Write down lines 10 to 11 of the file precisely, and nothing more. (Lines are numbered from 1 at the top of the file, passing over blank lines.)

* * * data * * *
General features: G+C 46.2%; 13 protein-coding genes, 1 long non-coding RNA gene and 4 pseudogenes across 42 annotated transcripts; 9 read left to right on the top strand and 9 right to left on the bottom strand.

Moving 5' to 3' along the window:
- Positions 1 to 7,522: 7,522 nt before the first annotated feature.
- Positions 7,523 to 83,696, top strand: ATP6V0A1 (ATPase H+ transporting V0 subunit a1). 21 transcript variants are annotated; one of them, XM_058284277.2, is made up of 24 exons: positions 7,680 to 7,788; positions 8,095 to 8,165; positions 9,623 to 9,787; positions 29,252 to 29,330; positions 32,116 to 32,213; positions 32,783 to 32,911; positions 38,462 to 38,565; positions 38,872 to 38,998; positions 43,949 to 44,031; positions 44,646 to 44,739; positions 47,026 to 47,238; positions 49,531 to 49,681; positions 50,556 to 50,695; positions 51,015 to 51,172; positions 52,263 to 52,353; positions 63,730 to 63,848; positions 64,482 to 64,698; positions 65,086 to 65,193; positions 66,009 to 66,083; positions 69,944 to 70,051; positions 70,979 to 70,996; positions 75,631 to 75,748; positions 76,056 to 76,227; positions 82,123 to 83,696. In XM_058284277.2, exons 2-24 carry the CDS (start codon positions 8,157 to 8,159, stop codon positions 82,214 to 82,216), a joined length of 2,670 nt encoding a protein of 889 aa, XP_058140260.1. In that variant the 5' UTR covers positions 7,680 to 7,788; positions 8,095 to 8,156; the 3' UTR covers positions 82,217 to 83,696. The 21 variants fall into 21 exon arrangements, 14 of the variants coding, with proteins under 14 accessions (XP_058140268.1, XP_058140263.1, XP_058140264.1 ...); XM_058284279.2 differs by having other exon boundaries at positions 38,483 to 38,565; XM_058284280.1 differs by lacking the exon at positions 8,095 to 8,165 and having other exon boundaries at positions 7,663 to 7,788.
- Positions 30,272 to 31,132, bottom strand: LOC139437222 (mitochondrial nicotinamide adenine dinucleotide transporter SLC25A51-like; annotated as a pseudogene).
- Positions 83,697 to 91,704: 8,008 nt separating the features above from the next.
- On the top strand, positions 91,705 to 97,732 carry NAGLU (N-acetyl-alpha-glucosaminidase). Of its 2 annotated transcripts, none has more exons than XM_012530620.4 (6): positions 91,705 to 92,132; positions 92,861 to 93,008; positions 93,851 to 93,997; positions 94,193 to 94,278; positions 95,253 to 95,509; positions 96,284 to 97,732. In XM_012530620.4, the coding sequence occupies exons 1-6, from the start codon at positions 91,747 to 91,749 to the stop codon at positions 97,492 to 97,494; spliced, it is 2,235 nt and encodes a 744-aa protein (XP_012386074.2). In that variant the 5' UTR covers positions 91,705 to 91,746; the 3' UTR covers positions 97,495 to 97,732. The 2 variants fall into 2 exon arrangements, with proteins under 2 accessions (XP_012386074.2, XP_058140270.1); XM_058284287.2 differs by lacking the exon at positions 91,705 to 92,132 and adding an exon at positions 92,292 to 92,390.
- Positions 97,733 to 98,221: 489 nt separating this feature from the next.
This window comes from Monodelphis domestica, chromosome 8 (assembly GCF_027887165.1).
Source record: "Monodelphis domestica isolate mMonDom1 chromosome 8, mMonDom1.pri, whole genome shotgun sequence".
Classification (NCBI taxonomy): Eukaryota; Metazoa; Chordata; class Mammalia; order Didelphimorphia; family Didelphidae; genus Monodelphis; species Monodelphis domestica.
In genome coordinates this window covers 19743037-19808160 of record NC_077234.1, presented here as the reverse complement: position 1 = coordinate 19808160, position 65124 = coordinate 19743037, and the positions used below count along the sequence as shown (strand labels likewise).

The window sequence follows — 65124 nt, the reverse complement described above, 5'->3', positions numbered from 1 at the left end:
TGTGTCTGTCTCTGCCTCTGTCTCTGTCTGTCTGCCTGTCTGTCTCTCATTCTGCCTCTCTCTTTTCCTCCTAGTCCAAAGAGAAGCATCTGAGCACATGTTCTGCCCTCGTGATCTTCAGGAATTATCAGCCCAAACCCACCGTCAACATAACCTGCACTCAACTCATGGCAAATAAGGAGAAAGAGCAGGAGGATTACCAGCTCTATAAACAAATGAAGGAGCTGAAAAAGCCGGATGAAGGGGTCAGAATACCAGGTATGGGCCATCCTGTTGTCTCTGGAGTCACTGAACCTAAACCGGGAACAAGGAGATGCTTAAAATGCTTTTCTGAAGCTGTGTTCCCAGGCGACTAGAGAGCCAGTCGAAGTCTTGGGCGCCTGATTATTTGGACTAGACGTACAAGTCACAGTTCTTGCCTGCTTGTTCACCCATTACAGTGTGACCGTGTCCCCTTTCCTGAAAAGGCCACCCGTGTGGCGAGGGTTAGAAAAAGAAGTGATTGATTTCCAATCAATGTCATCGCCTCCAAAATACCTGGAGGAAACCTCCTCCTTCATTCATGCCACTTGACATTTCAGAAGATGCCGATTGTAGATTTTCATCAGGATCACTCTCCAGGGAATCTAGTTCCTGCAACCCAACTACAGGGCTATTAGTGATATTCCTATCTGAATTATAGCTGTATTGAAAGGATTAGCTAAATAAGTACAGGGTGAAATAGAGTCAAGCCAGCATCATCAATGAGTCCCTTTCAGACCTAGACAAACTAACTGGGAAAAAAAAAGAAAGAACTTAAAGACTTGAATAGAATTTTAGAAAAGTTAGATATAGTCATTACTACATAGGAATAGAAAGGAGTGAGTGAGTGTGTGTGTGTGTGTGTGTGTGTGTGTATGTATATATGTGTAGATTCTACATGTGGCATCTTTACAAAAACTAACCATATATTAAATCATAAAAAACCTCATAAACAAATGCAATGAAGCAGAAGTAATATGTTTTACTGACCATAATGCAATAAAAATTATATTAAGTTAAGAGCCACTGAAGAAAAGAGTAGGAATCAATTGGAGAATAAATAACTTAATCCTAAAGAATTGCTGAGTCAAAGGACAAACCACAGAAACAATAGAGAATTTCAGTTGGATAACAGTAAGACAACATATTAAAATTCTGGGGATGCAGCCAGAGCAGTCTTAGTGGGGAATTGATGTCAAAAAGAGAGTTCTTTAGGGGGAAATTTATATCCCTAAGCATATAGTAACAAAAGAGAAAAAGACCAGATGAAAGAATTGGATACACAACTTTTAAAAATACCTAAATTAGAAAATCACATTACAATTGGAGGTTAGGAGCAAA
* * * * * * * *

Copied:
Source record: "Monodelphis domestica isolate mMonDom1 chromosome 8, mMonDom1.pri, whole genome shotgun sequence".
Classification (NCBI taxonomy): Eukaryota; Metazoa; Chordata; class Mammalia; order Didelphimorphia; family Didelphidae; genus Monodelphis; species Monodelphis domestica.